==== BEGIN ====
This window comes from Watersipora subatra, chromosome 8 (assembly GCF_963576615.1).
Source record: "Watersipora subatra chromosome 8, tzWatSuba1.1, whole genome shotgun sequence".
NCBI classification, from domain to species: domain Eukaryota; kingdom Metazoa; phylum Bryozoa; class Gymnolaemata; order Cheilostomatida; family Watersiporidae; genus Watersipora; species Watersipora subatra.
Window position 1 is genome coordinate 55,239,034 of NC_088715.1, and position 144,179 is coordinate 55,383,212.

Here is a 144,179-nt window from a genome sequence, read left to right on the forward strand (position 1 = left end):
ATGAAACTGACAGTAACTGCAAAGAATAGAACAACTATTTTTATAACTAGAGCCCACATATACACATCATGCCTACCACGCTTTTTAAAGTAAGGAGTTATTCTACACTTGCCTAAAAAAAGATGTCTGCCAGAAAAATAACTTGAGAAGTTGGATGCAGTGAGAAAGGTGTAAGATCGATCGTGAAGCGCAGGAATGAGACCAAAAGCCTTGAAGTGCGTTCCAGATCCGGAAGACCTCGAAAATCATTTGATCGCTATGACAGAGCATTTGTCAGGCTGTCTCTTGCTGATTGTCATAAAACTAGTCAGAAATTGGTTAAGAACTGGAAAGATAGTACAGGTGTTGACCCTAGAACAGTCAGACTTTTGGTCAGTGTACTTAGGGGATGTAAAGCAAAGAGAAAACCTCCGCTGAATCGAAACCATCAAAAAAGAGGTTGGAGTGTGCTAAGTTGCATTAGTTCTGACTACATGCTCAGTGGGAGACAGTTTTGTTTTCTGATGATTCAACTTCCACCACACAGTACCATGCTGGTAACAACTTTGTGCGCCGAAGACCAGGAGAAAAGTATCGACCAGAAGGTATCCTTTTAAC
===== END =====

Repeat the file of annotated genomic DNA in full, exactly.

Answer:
This window comes from Watersipora subatra, chromosome 8 (assembly GCF_963576615.1).
Source record: "Watersipora subatra chromosome 8, tzWatSuba1.1, whole genome shotgun sequence".
NCBI classification, from domain to species: domain Eukaryota; kingdom Metazoa; phylum Bryozoa; class Gymnolaemata; order Cheilostomatida; family Watersiporidae; genus Watersipora; species Watersipora subatra.
Window position 1 is genome coordinate 55,239,034 of NC_088715.1, and position 144,179 is coordinate 55,383,212.

Here is a 144,179-nt window from a genome sequence, read left to right on the forward strand (position 1 = left end):
ATGAAACTGACAGTAACTGCAAAGAATAGAACAACTATTTTTATAACTAGAGCCCACATATACACATCATGCCTACCACGCTTTTTAAAGTAAGGAGTTATTCTACACTTGCCTAAAAAAAGATGTCTGCCAGAAAAATAACTTGAGAAGTTGGATGCAGTGAGAAAGGTGTAAGATCGATCGTGAAGCGCAGGAATGAGACCAAAAGCCTTGAAGTGCGTTCCAGATCCGGAAGACCTCGAAAATCATTTGATCGCTATGACAGAGCATTTGTCAGGCTGTCTCTTGCTGATTGTCATAAAACTAGTCAGAAATTGGTTAAGAACTGGAAAGATAGTACAGGTGTTGACCCTAGAACAGTCAGACTTTTGGTCAGTGTACTTAGGGGATGTAAAGCAAAGAGAAAACCTCCGCTGAATCGAAACCATCAAAAAAGAGGTTGGAGTGTGCTAAGTTGCATTAGTTCTGACTACATGCTCAGTGGGAGACAGTTTTGTTTTCTGATGATTCAACTTCCACCACACAGTACCATGCTGGTAACAACTTTGTGCGCCGAAGACCAGGAGAAAAGTATCGACCAGAAGGTATCCTTTTAAC